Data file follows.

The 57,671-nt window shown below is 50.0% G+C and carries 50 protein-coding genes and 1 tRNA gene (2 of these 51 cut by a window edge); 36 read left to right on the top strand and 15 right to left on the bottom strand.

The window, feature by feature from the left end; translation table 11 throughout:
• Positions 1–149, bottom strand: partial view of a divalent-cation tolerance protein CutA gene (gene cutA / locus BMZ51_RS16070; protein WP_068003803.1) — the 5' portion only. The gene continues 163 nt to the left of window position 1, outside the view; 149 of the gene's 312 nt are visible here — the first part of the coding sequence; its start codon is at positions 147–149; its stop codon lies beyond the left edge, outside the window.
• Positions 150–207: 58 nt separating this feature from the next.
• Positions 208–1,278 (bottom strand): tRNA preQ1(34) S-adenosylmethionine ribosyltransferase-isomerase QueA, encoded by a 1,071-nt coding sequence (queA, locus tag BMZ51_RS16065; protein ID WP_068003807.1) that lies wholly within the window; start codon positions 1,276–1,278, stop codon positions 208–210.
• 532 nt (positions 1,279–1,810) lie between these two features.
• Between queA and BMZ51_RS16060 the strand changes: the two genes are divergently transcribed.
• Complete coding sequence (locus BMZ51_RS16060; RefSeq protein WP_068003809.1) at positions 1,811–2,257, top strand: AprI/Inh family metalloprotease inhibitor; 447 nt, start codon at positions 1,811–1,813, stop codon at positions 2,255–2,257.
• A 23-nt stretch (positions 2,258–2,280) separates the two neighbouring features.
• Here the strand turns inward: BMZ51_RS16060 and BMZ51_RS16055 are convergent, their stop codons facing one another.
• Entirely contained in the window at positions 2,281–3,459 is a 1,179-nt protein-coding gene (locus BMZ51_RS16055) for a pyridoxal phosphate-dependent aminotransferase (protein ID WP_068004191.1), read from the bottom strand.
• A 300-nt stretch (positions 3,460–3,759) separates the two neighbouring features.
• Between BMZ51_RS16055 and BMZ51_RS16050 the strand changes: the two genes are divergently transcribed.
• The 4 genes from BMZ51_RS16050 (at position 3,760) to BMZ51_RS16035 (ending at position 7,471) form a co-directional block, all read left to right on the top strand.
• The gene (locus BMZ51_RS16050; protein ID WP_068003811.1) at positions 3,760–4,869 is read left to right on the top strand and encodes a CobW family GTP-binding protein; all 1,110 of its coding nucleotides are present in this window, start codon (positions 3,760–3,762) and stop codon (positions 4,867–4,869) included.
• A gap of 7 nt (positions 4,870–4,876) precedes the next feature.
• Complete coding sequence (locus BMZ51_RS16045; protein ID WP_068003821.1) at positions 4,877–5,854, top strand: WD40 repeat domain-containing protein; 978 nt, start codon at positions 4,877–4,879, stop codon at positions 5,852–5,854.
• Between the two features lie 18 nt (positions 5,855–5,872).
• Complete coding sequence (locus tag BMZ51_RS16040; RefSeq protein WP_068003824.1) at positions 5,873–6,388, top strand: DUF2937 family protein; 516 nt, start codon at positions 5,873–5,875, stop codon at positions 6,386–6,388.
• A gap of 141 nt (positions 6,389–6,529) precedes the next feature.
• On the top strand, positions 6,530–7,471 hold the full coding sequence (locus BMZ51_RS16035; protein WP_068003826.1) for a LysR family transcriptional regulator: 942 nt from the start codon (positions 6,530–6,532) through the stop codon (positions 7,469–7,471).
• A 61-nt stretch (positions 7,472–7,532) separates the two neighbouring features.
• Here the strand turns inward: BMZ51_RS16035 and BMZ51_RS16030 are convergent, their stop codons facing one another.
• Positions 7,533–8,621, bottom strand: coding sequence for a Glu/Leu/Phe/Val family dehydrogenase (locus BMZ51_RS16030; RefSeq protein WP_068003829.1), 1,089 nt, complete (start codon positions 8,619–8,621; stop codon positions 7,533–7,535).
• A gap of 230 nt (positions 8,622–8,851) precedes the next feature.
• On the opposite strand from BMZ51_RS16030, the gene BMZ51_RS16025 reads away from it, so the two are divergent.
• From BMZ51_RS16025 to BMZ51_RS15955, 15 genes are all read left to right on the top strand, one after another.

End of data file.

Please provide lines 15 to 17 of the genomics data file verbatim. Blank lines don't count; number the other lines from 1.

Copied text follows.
• The gene (locus BMZ51_RS16050; protein ID WP_068003811.1) at positions 3,760–4,869 is read left to right on the top strand and encodes a CobW family GTP-binding protein; all 1,110 of its coding nucleotides are present in this window, start codon (positions 3,760–3,762) and stop codon (positions 4,867–4,869) included.
• A gap of 7 nt (positions 4,870–4,876) precedes the next feature.
• Complete coding sequence (locus BMZ51_RS16045; protein ID WP_068003821.1) at positions 4,877–5,854, top strand: WD40 repeat domain-containing protein; 978 nt, start codon at positions 4,877–4,879, stop codon at positions 5,852–5,854.